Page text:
What Are Sweet Onions – Learn About Sweet Onion Growing

sweet onion
sweet onion
(Image credit: abriggs21)

Sweet onions are starting to become wildly popular. What are sweet onions? They get their name not from their high sugar, but their low sulfur content. A lack of sulfur means that the onion bulbs have a milder, smoother taste than other onions. In fact, the best commercially grown sweet onions come from parts of the world that have naturally low levels of sulfur in the soil, like Vidalia, Georgia. Sweet onion growing can be a little tricky, however. Keep reading to learn more about how to grow sweet onions.

How to Grow Sweet Onions

The key to successful sweet onion growth is giving the plants enough time to form really large bulbs. The best way to do this is to plant them in late summer or early autumn and let them grow through the winter. This means sweet onion plants grow best in climates that have mild winters. The most popular sweet onion plants for winter growing are called short-day onions, a variety that still grows well during the short days of winter. These onions tend to be hardy down to 20 degrees F. (-7 C.). Other varieties, called intermediate day, are hardy down to 0 degrees F. (-18 C.) and can survive in colder climates. If your winters are very cold, it’s also possible to start sweet onions indoors and transplant them out in the spring, though the bulbs will never get as big. Sweet onions like well-drained, fertile soil. They are heavy feeders and drinkers, so caring for sweet onions involves watering them frequently and applying regular fertilizer in the spring when the bulbs are forming. Avoid fertilizers with sulfur, as this will make the onions taste less sweet. Short day sweet onions should be ready to harvest in early to midspring, while intermediate day varieties should be ready in early to midsummer.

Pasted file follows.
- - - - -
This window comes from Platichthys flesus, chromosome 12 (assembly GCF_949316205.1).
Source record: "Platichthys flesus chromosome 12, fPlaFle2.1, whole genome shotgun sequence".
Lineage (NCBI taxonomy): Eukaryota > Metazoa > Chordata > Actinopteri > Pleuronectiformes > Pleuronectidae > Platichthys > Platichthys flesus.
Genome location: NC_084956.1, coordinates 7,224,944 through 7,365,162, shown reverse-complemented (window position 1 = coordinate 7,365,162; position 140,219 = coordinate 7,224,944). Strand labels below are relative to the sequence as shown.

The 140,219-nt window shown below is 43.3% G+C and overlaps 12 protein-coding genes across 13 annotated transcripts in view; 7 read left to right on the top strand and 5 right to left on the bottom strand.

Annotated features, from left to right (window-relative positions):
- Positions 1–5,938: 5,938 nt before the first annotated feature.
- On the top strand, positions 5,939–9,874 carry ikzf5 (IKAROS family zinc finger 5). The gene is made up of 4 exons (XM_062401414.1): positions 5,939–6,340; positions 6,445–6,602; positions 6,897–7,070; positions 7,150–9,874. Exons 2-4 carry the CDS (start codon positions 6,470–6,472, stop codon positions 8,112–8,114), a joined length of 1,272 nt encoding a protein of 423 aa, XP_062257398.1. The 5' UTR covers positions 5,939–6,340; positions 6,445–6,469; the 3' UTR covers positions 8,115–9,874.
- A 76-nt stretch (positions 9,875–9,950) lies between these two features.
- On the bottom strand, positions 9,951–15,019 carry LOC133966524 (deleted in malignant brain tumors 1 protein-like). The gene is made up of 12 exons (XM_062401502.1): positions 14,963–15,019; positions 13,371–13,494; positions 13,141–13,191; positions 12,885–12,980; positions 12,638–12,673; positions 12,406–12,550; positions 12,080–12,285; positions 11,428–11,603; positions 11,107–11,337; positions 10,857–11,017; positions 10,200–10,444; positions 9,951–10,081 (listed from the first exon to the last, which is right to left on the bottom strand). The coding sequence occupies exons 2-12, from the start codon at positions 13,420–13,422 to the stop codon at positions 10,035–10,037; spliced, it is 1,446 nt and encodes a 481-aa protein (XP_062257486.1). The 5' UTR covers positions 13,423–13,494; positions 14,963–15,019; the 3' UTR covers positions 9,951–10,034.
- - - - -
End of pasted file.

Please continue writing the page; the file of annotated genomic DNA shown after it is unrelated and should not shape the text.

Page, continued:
Liz Baessler
Senior Editor

The only child of a horticulturist and an English teacher, Liz Baessler was destined to become a gardening editor. She has been with Gardening Know how since 2015, and a Senior Editor since 2020. She holds a BA in English from Brandeis University and an MA in English from the University of Geneva, Switzerland. After years of gardening in containers and community garden plots, she finally has a backyard of her own, which she is systematically filling with vegetables and flowers.